OSPF is Scalable

OSPF is scalable and a great choice for large, complex networks. Its hierarchical design allows the network to be divided into areas, reducing the impact of changes within one area on the rest of the network. This scalability is crucial for networks with a significant number of routers and diverse topologies.

What are OSPF States?

OSPF operates off several router “states” to maintain and establish connections with neighboring nodes. There are eight states, each representing a form of communication between a router and a neighbor. Let’s list them out here:


This is the state a router is in when it is not participating in OSPF. Enable OSPF to get out of the Down status.


The router has sent a HELLO packet but has still not received one from its intended neighbor. When OSPF is first enabled on a router, it will be in Init mode.


This is the state the router will be in after it receives an acknowledgment from its Hello packet. It indicates bi-directional communication will be established but hasn’t started yet.


Exstart mode defines the exchange of link-state information with a neighbor. Also, a designated router and a backup designated router are established at this point. 


At this point, the router and neighbor exchange Database Description (DBD) packets. DBDs contain summaries of each other’s link-base database. This is the mode when link-state databases are updated with the latest nodes and paths.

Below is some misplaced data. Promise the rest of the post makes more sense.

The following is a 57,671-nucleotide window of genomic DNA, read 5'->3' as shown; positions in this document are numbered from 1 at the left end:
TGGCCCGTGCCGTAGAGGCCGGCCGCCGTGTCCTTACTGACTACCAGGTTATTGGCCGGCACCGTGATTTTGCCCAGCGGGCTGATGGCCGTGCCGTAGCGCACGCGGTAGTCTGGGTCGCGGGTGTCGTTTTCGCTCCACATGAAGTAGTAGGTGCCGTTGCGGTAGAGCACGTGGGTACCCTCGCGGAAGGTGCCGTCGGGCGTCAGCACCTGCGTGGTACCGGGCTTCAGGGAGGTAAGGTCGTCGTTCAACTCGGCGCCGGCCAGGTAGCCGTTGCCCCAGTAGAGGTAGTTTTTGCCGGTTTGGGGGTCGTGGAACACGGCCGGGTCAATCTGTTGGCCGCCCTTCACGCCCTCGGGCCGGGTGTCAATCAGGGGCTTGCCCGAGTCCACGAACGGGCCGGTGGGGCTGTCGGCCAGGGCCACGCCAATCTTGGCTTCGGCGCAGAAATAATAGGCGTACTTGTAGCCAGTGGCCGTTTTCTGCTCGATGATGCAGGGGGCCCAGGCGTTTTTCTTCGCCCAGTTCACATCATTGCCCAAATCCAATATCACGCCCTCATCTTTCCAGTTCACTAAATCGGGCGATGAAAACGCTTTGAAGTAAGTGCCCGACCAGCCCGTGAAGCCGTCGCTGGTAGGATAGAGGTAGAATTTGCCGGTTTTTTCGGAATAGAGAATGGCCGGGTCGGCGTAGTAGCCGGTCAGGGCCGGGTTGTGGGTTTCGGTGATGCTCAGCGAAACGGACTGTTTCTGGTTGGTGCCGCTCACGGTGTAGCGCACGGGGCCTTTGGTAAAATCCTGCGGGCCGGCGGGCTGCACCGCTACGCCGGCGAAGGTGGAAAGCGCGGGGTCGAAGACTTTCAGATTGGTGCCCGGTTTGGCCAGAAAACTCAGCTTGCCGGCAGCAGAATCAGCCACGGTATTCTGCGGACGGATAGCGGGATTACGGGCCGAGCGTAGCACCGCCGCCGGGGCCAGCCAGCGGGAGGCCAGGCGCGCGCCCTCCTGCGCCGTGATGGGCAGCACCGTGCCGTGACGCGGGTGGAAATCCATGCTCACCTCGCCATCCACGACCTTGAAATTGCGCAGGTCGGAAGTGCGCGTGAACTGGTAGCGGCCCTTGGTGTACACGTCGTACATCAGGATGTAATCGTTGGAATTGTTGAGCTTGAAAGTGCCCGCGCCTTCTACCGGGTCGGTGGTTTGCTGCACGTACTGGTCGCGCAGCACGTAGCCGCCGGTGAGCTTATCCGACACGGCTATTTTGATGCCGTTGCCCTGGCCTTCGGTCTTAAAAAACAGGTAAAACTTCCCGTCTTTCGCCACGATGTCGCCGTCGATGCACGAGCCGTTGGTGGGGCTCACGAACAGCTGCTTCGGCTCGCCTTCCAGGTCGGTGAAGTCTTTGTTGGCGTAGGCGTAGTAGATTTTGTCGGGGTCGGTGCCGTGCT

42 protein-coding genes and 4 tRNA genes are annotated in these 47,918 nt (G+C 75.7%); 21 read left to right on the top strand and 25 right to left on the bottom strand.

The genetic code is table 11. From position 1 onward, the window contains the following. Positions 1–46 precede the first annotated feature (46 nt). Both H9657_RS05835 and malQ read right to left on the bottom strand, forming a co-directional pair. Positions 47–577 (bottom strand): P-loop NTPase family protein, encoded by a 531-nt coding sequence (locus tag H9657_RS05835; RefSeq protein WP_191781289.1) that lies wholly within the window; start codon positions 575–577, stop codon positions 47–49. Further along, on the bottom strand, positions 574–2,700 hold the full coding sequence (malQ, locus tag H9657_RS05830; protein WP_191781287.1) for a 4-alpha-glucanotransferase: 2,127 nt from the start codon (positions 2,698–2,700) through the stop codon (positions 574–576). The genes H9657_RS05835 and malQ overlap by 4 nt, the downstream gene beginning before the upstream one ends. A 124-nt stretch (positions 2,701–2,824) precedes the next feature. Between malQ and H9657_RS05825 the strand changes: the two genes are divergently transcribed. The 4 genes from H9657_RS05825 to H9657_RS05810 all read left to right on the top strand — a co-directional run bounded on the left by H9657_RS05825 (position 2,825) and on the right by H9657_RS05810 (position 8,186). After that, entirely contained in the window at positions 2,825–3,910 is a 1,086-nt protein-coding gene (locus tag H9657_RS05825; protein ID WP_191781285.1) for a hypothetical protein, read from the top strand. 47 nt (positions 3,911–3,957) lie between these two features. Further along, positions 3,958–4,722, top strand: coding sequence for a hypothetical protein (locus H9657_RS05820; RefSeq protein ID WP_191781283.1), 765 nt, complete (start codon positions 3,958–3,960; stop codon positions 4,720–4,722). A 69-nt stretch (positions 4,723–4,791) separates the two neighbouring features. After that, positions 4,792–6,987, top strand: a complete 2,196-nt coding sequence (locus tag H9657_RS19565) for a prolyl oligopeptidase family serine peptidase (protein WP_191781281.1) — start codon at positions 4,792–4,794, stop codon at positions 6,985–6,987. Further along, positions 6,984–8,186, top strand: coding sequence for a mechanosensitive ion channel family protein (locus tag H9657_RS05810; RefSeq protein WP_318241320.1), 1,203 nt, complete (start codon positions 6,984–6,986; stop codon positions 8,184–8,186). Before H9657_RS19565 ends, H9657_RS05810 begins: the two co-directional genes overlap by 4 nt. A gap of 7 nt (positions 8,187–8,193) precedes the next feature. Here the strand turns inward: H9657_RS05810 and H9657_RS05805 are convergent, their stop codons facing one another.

In the loading state, routers identify changes in the link database and make changes accordingly. This process guarantees routers will have the correct mapping of the AS, and route packets as efficiently as possible.


Once the router state is full, all mapping data has been exchanged, and the router has full network knowledge. OSPF routing can now begin.

How to Configure OSPF Protocol

Configuring OSPF protocol is fundamental to ensuring secure and efficient routing on your network. The following steps are just a broad overview. Consider additional training for an in-depth understanding of OSPF. Now, let’s run through the OSPF configuration:

Log Into the Router

To configure OSPF, the first step is to log onto your router. This can be done by logging into it from a computer. Make sure the computer is directly linked to the router via Ethernet. The username, password, and URL will be in the router's instruction manual.

Enter Global Configuration Mode and Enable OSPF

Once access has been granted to the terminal, this can be done by typing configure terminal. After that, enter router ospf <process-id>. Process ID can be any number between 1 and around 65,000.